Using Multiple Representations to Facilitate Conceptual Understanding

So, which type are you? Do you prefer the visual beauty of a graph? Or perhaps you appreciate the particular elegance of an equation. Whether you prefer a graph, symbols, tables, or words, they are all ways to represent a mathematical relationship. The trick here is to give your students opportunities to examine and create each of these representations. Not only does it help them to develop a connected knowledge of mathematical concepts and procedures, it will come into play as they learn about the mathematics of linearity, a concept that they will study in greater depth as they move into algebra and the study of functions.

Check out the following sections of the article, "Key Aspects of Knowing and Learning the Concept of Function," by Marilyn Carlson and Michael Oehrtman:

One of the most critical aspects to learning about functions is for students to understand connections among our previously mentioned modes of representation: symbolic, tabular, graphical, and verbal. This is something that Ms. England knows all too well--her Stacking Cups activity helps students begin to form richer cognitive connections that will support their later learning.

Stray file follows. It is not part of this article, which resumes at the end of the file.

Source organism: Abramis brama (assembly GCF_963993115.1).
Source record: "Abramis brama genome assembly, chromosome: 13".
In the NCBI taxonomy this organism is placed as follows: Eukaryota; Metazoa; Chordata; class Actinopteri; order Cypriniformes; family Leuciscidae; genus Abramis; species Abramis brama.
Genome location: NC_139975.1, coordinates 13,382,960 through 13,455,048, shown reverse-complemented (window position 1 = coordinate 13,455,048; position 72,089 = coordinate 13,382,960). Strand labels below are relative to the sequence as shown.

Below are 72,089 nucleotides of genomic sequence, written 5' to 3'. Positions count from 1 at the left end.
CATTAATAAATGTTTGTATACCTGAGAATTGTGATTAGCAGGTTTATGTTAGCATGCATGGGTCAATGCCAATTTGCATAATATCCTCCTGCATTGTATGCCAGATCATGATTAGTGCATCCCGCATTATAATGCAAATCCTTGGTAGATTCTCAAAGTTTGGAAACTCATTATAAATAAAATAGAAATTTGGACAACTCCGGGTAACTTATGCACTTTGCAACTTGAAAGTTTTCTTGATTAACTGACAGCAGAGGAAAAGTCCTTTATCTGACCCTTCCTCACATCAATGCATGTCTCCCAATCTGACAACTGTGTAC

The Stacking Cups task requires that students not only create tables, graphs, and equations to represent their data, but also that they communicate their findings to the class. Let's listen in as students discuss within their group about the presentation in "Multiple Representations".

As students discuss their role in the presentation of their poster, a discussion of the meaning of slope and intercept inadvertently takes place. The students are able to draw connections among the concrete (cup characteristics--base height and lip height), graphical (data on the x-y coordinate plane), and algebraic (equation in slope-intercept form) representations. Particularly noteworthy is how the students continually question one another, pushing for further clarification and understanding.